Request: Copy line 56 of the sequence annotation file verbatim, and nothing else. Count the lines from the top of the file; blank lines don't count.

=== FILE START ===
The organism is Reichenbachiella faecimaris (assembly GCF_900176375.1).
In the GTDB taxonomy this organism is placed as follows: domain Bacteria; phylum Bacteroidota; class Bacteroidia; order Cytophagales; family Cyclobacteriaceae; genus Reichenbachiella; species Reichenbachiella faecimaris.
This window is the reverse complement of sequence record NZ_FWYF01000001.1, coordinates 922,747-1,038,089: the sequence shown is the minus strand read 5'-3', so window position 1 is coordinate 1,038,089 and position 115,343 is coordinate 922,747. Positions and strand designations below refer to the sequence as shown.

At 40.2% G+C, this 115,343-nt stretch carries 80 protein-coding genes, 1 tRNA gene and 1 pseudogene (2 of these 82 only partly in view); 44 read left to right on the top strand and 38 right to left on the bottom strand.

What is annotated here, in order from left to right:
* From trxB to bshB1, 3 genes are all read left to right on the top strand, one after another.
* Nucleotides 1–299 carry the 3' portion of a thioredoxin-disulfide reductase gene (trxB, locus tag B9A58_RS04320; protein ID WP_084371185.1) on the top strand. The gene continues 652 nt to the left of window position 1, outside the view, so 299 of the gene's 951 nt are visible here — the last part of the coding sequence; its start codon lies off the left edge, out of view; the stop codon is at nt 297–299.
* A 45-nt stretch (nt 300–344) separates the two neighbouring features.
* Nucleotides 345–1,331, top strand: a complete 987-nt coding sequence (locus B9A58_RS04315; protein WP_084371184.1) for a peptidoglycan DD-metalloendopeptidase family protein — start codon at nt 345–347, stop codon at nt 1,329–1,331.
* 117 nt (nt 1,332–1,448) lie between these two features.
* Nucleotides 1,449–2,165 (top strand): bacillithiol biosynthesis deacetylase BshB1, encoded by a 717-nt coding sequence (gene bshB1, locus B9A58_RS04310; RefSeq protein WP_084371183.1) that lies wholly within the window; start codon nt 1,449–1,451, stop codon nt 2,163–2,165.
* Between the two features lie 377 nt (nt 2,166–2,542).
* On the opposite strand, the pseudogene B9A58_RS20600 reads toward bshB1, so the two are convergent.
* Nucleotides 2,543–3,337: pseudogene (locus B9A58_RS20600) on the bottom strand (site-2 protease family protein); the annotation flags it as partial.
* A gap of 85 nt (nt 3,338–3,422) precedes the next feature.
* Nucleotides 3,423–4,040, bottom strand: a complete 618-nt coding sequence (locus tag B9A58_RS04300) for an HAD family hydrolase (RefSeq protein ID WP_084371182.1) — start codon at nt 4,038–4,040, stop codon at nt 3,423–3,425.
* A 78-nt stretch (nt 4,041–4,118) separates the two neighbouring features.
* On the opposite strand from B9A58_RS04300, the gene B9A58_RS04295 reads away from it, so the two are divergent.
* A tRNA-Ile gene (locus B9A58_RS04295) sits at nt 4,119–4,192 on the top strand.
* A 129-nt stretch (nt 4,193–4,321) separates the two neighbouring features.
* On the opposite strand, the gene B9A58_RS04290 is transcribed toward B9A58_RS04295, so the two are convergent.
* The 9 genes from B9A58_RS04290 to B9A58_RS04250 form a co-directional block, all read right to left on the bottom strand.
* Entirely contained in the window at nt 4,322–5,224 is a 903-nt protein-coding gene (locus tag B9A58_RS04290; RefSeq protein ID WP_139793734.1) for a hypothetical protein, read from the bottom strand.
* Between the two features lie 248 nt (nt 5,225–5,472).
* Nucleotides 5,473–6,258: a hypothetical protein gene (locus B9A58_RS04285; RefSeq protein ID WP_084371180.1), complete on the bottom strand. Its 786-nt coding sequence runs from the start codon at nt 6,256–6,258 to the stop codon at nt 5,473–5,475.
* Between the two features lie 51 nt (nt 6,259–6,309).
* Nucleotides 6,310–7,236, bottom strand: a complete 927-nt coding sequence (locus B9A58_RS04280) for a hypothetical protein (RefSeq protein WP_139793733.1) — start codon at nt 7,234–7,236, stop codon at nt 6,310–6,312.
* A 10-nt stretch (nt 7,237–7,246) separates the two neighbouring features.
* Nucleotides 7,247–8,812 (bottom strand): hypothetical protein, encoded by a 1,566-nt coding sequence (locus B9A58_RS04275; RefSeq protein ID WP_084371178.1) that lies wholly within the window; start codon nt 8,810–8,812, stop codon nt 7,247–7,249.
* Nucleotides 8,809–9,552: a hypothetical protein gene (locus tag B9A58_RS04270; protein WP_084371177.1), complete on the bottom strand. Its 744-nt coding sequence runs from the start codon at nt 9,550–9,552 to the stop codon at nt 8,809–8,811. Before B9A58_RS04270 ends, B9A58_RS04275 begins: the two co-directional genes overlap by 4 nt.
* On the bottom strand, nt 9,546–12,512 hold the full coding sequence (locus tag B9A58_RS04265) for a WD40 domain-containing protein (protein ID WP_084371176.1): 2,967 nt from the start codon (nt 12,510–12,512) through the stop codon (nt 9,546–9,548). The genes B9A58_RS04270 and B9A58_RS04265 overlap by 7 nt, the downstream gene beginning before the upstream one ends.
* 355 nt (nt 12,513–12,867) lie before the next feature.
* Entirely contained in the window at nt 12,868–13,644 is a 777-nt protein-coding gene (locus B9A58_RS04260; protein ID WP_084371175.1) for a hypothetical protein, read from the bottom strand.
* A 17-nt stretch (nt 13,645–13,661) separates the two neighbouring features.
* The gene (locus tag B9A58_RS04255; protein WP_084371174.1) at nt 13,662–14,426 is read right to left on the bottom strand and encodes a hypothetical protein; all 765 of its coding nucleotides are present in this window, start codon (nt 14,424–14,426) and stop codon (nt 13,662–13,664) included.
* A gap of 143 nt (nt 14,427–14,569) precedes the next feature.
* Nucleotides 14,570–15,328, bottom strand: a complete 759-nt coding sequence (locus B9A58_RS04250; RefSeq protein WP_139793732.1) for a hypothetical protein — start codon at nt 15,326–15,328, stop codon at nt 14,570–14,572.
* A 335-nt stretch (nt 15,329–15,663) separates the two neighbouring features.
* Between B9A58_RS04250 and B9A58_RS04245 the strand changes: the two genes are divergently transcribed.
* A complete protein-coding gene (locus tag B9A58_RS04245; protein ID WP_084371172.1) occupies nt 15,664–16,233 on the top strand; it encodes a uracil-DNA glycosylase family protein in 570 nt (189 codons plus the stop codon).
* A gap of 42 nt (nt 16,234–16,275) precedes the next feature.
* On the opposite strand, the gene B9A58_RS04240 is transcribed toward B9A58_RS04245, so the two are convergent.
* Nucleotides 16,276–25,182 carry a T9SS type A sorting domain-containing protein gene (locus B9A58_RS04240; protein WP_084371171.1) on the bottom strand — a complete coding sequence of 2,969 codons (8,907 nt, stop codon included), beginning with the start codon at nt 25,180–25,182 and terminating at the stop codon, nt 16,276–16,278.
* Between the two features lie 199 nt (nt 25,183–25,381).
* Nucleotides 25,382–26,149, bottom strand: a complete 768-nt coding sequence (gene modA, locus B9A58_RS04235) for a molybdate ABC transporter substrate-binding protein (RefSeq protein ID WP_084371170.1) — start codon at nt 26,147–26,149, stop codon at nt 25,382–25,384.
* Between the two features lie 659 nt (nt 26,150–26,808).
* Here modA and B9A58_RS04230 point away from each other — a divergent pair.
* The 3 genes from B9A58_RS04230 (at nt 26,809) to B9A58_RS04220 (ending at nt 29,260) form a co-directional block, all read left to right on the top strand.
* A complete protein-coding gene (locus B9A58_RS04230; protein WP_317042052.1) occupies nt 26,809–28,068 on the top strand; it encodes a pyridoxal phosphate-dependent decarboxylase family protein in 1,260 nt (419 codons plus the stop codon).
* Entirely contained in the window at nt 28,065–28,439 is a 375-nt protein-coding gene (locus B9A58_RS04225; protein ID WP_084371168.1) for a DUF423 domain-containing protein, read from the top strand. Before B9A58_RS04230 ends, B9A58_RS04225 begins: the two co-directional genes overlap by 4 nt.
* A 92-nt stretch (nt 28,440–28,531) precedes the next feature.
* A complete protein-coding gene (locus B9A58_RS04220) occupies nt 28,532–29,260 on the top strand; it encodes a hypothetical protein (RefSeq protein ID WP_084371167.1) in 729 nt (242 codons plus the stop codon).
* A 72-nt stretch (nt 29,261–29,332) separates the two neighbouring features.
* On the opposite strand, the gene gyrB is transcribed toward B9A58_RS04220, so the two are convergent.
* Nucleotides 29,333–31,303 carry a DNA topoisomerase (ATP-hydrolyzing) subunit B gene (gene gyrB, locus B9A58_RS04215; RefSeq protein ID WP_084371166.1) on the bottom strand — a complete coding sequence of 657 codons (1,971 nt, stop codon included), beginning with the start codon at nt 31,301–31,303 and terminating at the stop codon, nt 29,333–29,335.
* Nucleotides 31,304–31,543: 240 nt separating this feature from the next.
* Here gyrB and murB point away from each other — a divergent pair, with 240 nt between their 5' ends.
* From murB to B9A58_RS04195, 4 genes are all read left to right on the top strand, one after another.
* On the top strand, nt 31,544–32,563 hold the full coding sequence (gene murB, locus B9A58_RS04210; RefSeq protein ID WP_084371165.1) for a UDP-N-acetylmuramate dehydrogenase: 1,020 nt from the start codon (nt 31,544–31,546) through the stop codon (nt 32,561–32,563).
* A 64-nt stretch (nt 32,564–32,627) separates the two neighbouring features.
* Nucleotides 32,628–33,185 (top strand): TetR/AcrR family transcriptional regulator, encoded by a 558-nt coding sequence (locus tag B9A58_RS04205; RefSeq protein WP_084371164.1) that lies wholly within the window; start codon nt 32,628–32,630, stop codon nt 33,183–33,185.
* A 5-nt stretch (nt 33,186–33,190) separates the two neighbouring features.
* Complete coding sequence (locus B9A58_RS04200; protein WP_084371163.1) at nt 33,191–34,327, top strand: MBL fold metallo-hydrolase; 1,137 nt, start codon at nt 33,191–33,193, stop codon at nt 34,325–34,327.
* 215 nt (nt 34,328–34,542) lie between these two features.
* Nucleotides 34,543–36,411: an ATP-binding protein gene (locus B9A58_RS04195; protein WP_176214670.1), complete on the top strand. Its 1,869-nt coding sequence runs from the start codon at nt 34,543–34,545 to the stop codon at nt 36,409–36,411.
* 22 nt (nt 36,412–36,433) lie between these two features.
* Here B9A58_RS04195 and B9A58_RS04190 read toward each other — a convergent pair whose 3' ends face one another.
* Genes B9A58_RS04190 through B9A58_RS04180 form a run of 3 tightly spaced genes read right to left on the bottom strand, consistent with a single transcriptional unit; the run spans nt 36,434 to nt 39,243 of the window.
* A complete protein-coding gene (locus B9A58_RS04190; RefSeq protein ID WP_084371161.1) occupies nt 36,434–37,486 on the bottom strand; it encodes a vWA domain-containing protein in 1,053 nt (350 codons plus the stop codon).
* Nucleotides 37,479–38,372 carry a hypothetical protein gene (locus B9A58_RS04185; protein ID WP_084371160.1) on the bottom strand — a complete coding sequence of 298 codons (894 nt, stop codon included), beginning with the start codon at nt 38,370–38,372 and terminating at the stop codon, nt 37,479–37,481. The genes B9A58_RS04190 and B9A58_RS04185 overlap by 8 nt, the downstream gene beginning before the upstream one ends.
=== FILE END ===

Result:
* Nucleotides 31,304–31,543: 240 nt separating this feature from the next.